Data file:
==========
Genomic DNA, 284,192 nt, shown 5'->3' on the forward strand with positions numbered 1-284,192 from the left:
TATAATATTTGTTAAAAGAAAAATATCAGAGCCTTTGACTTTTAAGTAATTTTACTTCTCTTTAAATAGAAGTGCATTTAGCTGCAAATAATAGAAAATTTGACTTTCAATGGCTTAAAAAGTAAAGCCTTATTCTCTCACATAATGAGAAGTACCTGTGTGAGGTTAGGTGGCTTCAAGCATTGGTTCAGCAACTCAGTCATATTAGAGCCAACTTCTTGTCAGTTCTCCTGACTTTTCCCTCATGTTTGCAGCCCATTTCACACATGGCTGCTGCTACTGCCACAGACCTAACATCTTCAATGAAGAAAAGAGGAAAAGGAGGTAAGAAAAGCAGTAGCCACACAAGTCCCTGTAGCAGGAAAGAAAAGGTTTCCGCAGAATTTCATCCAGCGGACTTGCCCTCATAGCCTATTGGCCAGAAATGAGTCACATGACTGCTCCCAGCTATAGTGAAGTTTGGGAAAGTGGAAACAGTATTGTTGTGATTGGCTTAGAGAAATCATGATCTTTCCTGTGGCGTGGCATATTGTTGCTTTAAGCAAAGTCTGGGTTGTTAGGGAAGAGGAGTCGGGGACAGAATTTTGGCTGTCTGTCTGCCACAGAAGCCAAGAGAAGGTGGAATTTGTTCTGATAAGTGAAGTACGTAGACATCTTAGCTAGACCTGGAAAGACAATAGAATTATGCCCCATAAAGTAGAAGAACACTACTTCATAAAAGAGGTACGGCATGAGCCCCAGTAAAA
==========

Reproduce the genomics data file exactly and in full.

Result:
Genomic DNA, 284,192 nt, shown 5'->3' on the forward strand with positions numbered 1-284,192 from the left:
TATAATATTTGTTAAAAGAAAAATATCAGAGCCTTTGACTTTTAAGTAATTTTACTTCTCTTTAAATAGAAGTGCATTTAGCTGCAAATAATAGAAAATTTGACTTTCAATGGCTTAAAAAGTAAAGCCTTATTCTCTCACATAATGAGAAGTACCTGTGTGAGGTTAGGTGGCTTCAAGCATTGGTTCAGCAACTCAGTCATATTAGAGCCAACTTCTTGTCAGTTCTCCTGACTTTTCCCTCATGTTTGCAGCCCATTTCACACATGGCTGCTGCTACTGCCACAGACCTAACATCTTCAATGAAGAAAAGAGGAAAAGGAGGTAAGAAAAGCAGTAGCCACACAAGTCCCTGTAGCAGGAAAGAAAAGGTTTCCGCAGAATTTCATCCAGCGGACTTGCCCTCATAGCCTATTGGCCAGAAATGAGTCACATGACTGCTCCCAGCTATAGTGAAGTTTGGGAAAGTGGAAACAGTATTGTTGTGATTGGCTTAGAGAAATCATGATCTTTCCTGTGGCGTGGCATATTGTTGCTTTAAGCAAAGTCTGGGTTGTTAGGGAAGAGGAGTCGGGGACAGAATTTTGGCTGTCTGTCTGCCACAGAAGCCAAGAGAAGGTGGAATTTGTTCTGATAAGTGAAGTACGTAGACATCTTAGCTAGACCTGGAAAGACAATAGAATTATGCCCCATAAAGTAGAAGAACACTACTTCATAAAAGAGGTACGGCATGAGCCCCAGTAAAA